suffrage_petition
Surname: 
Rosser
Given names: 
Sarah L
Given address: 
Lichfield St
Sheet No: 13
Town/Suburb: 
No suburb given
City/Region: 
Auckland
Notes: 

Biography contributed by Wendy Napier-Walker

Sarah L Rosser was born Sarah Louisa Craig to Joseph Craig and Louisa Craig nee Wood in Auckland in 1864.  Joseph was a Commission Agent.

Sarah Craig married Arthur Rosser on 18 November 1886 at her parents’ home in Symonds Street, Auckland by the Rev Alexander Reid, who was the Minister of the Pitt Street Wesleyan church. Arthur was a Carpenter. After their marriage they went to live in Sydney until 1891 when they returned to Auckland, where they lived in Litchfield Street.

Sarah was described in the Rosser family history “From all accounts she was a loved mother and grandmother and a strong supporter of her husband’s career”.

Arthur Rosser was a founder of the Auckland Labour movement and one of the first professional union secretaries in New Zealand.

In 1895 Arthur and Sarah moved to 4 Hepburn Street in Ponsonby.

In 1896 and 1899 Arthur stood for Parliament as Labour candidate for the Auckland City electorate, but was defeated.

In 1900 Arthur was elected to the Auckland Licensing Committee and served as one of five members for seven years.

In 1901 he was elected to the Auckland City Council, but served only one term. His involvement in organising trade unions (some nine) in a number of crafts meant that he became unpopular with employers.

In 1905 Arthur was appointed a Justice of the Peace.

In 1911 Arthur was a member of the Amalgamated Society of Carpenters and Joiners, Auckland Central branch.

For some years he wrote a column for the Auckland Star, headed “Trade and Labour Notes” under the pseudonym of “Industrial Tramp”.

“The years leading up to the waterfront workers’ unrest culminating in the general strike in 1913 saw Arthur Rosser being pushed aside by those agitating for a more militant form of socialism”.

Arthur however continued his public duties on various civic committees, i.e. the Second Auckland Military Appeal Board.

In 1918 Arthur become Secretary of the Auckland Tramway Officers’ Association, a post he held until 1947.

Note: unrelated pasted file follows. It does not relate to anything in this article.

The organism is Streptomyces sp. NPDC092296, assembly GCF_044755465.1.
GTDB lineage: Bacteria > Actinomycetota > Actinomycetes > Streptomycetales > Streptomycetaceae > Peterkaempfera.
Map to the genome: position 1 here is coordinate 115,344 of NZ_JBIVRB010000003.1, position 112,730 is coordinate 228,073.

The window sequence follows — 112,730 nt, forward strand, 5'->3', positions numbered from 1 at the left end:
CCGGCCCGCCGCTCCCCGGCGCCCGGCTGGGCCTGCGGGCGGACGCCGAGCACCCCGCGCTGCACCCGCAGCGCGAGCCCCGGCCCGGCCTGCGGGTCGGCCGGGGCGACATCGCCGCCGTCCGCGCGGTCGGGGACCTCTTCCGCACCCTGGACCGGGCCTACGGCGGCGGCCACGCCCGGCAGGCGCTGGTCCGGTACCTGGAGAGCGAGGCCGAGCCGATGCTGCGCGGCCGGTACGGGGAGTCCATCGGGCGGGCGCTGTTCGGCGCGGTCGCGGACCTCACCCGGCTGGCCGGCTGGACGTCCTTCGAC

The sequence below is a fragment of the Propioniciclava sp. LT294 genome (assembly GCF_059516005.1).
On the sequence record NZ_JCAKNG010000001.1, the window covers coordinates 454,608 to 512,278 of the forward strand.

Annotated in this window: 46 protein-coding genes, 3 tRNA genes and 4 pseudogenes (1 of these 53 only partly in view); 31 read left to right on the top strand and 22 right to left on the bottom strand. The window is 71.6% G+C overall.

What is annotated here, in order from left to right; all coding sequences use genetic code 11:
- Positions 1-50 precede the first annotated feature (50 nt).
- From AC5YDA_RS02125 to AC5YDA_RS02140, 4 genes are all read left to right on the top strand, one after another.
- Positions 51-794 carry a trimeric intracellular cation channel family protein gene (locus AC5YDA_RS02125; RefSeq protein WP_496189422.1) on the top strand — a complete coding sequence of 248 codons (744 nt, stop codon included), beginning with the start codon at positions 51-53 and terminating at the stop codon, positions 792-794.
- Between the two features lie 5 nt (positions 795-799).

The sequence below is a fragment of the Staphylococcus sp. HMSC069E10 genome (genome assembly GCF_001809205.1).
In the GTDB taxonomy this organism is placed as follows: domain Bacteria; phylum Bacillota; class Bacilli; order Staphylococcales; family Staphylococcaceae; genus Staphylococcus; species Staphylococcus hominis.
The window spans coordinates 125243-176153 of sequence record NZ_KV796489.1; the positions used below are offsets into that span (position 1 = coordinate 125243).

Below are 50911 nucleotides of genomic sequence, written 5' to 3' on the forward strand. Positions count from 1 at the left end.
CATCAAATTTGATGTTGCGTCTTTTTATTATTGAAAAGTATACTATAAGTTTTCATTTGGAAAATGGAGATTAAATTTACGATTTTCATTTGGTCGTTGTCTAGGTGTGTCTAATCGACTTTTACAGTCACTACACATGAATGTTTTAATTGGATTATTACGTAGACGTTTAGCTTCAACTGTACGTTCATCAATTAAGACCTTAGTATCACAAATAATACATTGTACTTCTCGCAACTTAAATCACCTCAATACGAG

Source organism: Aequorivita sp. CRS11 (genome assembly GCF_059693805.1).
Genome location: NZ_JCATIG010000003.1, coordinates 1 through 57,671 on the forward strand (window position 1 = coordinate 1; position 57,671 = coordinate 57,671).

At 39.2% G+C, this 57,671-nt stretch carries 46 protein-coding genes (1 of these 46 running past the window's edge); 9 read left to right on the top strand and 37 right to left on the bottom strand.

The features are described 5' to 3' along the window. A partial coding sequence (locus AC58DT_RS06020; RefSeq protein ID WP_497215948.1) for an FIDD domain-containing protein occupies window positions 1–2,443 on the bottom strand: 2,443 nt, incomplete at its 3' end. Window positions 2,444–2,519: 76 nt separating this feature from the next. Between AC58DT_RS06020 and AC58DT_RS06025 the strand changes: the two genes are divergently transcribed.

Sometime prior to 1919 Arthur and Sarah moved to 11 Kipling Avenue, Epsom where Sarah lived for the rest of her life.

Arthur was President of the Auckland Justices of the Peace in 1928 and again in 1932-33, and as Dominion President in 1933-4.

After two unsuccessful attempts in 1927 and 1931, Arthur was elected in 1933 as the New Zealand Labour Party candidate for the Auckland City Council. Arthur later chaired their Works committee. Standing as an Independent he lost his seat in 1938. A year later, Arthur was expelled from the New Zealand Labour Party “for opposing Labour candidates at the municipal elections”.

Sarah and Arthur had five children, Louise Jane born 1887, Arthur (Artie) born 1890, Jessie Muriel born 1891, Emily Olive born 1894, and May Ethel born 1896.

Sarah predeceased her husband on 3 August 1937, age 73 years.  She is buried in Purewa cemetery, Block E, Row 55, Plot 168.  Arthur “lost a quiet, rather shy partner who had been his constant support for 50 years”.

Arthur died on 15 February 1954 at the age of 89 years and is buried with Sarah.

Sarah’s sister-in-law, Bertha Rosser nee Ellyett (13) also signed the Petition.

Sources

Dey, Joyce K Grandpa Rosser Came from Mumbles, Publicity Printing Limited, Tauranga, 1999 ISBN: 0-473-06133-3
NZ DIA Marriage Index 1886/2722 Sarah Louisa Craig/Arthur Roper [Rosser]
University of Warwick, Modern Records Centre, ref MSS.78/ASCJ/2/2/8, 1911
Paul Husbands. 'Rosser, Arthur', Dictionary of New Zealand Biography, first published in 1996. Te Ara - the Encyclopedia of New Zealand, https://teara.govt.nz/en/biographies/3r30/rosser-arthur (accessed 19 May 2018)
Purewa Cemetery and Crematorium online records
 

Click on sheet number to see the 1893 petition sheet this signature appeared on. Digital copies of the sheets supplied by Archives New Zealand.

How to cite this page

'Sarah L Rosser', URL: https://nzhistory.govt.nz/suffragist/sarah-l-rosser, (Ministry for Culture and Heritage), updated 5-Jun-2018

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